RUTLAND — It could be called the snowmaking version of Cash for Clunkers. Only in this case, the clunkers are old, energy-guzzling snow guns.
Fifteen of the state’s ski resorts have partnered with Efficiency Vermont in the Great Snow Gun Roundup — a program to scrap 1,800 of the old snow guns for 2,300 new energy-efficient models for the upcoming ski season.
Efficiency Vermont is providing $5 million in grants to offset the $15 million cost to purchase the new snow guns, said Efficiency Vermont spokesman George Twigg.
“It started last year, we brought up a number of national snow gun manufacturers into Vermont, had them test all of their equipment,” Twigg said, “to get a real apples-to-apples comparison so we could see what was the most efficient equipment.”
Resorts participating in the Great Snow Gun Roundup agree to scrap four older snow guns for every five energy-efficient snow guns purchased.
Proceeds from scrapping the 1,800 older snow guns will be donated to Ski Vermont’s Learn to Turn program.
Killington Resort is investing $2 million in energy-efficient snow guns this season.
Killington will retire 317 snow guns in a variety of styles and add 396 guns to its fleet in five models, including tower guns.
The resort has 600 fixed-tower locations, and will add 150 new tower bases for the new snow guns.
According to the resort, tower mounted guns result in more snowmaking “hang time,” adding efficiency and output while reducing noise for skiers and providing a more authentic snowfall experience.
“We are building an arsenal with the ideal balance of portability and flexibility for all conditions,” Dave Lacombe, snow surfaces manager for Killington, said in a statement. “Modern, energy-efficient snow guns require up to 85 percent less energy to operate than older snow gun models, and the new snow guns being installed this year represent the most advanced, energy-efficient technology available.”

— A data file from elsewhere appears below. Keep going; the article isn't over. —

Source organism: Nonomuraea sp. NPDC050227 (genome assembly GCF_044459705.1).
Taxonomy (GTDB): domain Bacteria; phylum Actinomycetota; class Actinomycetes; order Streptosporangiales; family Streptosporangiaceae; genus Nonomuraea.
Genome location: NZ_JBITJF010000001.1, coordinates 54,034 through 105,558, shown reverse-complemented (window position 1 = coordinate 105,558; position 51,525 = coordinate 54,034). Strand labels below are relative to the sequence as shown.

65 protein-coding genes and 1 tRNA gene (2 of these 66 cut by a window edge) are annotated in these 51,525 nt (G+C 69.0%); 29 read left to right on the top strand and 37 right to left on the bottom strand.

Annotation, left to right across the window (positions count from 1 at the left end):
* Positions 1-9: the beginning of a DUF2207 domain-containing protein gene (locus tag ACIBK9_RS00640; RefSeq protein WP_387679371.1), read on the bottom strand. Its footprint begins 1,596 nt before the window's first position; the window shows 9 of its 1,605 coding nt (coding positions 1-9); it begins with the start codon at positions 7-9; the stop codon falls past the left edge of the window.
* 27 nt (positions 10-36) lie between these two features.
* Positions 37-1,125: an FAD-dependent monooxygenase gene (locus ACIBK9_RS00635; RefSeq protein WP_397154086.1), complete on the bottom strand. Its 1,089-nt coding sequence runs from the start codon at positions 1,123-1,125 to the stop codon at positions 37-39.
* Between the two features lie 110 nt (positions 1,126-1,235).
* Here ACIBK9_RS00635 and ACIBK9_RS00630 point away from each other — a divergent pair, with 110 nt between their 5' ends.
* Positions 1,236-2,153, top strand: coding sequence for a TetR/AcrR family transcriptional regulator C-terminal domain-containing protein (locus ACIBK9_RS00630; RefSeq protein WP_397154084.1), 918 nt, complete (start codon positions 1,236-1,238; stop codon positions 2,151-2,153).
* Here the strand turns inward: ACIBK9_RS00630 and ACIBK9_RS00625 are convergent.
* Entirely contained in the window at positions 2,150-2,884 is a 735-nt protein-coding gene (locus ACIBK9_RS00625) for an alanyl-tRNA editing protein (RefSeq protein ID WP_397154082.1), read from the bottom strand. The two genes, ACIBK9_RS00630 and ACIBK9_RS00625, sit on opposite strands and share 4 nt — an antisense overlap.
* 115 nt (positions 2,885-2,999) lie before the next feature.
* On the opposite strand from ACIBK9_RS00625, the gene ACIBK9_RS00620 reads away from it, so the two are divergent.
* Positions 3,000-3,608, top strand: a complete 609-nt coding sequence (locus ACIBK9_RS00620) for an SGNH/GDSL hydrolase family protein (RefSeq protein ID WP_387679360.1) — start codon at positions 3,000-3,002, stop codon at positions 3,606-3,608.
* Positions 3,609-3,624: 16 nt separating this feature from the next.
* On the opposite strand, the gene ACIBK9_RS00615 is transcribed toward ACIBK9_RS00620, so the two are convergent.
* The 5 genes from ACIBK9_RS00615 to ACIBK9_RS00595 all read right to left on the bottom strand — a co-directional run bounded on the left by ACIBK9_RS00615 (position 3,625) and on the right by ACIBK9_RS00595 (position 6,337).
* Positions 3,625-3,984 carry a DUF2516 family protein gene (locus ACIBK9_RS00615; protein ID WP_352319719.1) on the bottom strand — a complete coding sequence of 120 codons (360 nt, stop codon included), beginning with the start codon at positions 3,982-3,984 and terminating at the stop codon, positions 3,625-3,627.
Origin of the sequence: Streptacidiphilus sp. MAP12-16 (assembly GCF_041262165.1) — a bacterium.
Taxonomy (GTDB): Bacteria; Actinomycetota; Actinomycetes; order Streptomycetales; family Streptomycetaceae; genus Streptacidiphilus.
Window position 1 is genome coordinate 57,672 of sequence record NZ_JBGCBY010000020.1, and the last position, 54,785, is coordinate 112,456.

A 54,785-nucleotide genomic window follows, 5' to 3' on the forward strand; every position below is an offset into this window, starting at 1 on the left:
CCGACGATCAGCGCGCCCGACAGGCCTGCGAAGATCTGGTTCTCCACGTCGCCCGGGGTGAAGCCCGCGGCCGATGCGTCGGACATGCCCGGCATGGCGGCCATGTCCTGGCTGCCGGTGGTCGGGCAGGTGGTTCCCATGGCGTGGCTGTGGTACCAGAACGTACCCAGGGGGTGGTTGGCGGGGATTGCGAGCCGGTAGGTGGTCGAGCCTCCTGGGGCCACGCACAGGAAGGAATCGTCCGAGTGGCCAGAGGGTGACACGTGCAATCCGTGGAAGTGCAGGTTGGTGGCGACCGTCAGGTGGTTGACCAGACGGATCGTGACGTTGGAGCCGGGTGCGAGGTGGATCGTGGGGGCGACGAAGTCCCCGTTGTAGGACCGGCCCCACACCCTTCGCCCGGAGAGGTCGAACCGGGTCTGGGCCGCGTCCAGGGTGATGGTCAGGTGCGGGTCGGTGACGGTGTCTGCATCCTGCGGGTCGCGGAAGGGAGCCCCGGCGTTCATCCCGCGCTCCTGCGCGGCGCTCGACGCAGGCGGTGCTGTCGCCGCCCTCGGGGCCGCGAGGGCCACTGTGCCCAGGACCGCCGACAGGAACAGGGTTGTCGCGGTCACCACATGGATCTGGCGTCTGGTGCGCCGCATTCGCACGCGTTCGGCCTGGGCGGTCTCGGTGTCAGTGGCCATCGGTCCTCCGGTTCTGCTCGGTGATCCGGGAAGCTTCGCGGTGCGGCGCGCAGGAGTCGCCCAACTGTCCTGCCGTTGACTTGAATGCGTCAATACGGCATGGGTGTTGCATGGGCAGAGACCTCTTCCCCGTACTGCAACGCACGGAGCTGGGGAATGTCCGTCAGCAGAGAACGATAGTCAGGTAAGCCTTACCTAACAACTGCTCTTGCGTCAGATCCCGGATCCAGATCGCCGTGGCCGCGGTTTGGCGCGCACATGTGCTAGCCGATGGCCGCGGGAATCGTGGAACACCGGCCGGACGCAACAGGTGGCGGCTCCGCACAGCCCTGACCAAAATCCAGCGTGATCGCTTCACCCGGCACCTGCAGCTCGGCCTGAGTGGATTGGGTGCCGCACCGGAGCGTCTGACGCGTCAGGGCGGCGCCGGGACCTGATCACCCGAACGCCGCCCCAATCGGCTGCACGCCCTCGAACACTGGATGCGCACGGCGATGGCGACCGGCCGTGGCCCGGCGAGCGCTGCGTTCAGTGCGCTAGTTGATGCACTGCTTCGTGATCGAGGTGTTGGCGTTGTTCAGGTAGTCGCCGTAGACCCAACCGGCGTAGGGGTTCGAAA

Okemo Mountain Resort has also signed up for the program, adding 100 new snow guns to its arsenal, bringing the total number of tower guns at the Ludlow resort to 1,125.
Bromley is making the switch to an all-energy-efficient arsenal.
“Bromley is scrapping 100 percent of our remaining ground guns (59 total) in exchange for 74 new efficient HKD tower guns,” Bromley spokeswoman Janessa Purney said in an email.
In partnership with Efficiency Vermont, the southern Vermont resort will be the first ski area in the country to employ a Snowmaking Energy Index.
“This system will allow our snowmakers to measure the effectiveness and efficiency of our snowmaking system in real time,” Purney said, “giving our team the ability to adjust variables allowing for maximum output, best quality snow and lowest energy consumption possible at all times.”
Together, the energy-saving snow guns and snowmaking measurement system will allow Bromley to eliminate the need for diesel-powered air compressors.
At Jay Peak, the resort is buying 42 high-efficiency tower guns that will cut energy consumption by 600,000 kilowatts a year.
To cope with the uncertainty of winter weather, Vermont resorts have invested heavily over the years in snowmaking operations. But the Efficiency Vermont program has taken investment in snow making to a new level.
“This is truly unprecedented, first of its kind, to have such a comprehensive, multi-resort — 15 resorts all in one fell swoop,” said Parker Riehle, president of the Vermont Ski Areas Association.
Riehle said the upgrades will allow resorts to make snow in less favorable conditions.
He said snowmaking covers 80 percent of the skiable terrain in the state.
The resorts and Efficiency Vermont say the energy savings from the program are significant.
The Vermont Ski Areas Association estimates annual energy savings at 10,500 megawatt hours — enough electricity to supply approximately 1,500 Vermont homes for a year, and enough diesel saved to heat 340 homes.
At Killington, one standard diesel-powered air compressor produces 1,600 cubic feet of air per minute. Older snow guns use 600 cubic feet per minute while energy-efficient snow guns use 8 to 26 cubic feet per minute.
The energy-efficient guns also allow for more snow guns to be powered by a single compressor.
In addition, Killington is spending $60,000 to retrofit its diesel compressors to make them more efficient and cleaner burning.
The resort estimates this year’s snowmaking investment will result in direct savings of $470,000 for the coming season.
The savings come in the form of 1.45 million kilowatt-hours of electricity, 84,000 gallons of diesel fuel and a reduction of 3,452,000 pounds of carbon emissions.
Killington said it could see a full return on its investment in as little as 18 months.
“From Efficiency Vermont’s perspective, ski areas are really an important driver in terms of job creation, just economic activity for the state,” Twigg said. “This is a way we’re looking for them to improve their bottom line and so money they’re saving from not having to spend on inefficient snow guns is money they can use either to create jobs or reinvest, something new in terms of capital to further improve, upgrade their facilities.”
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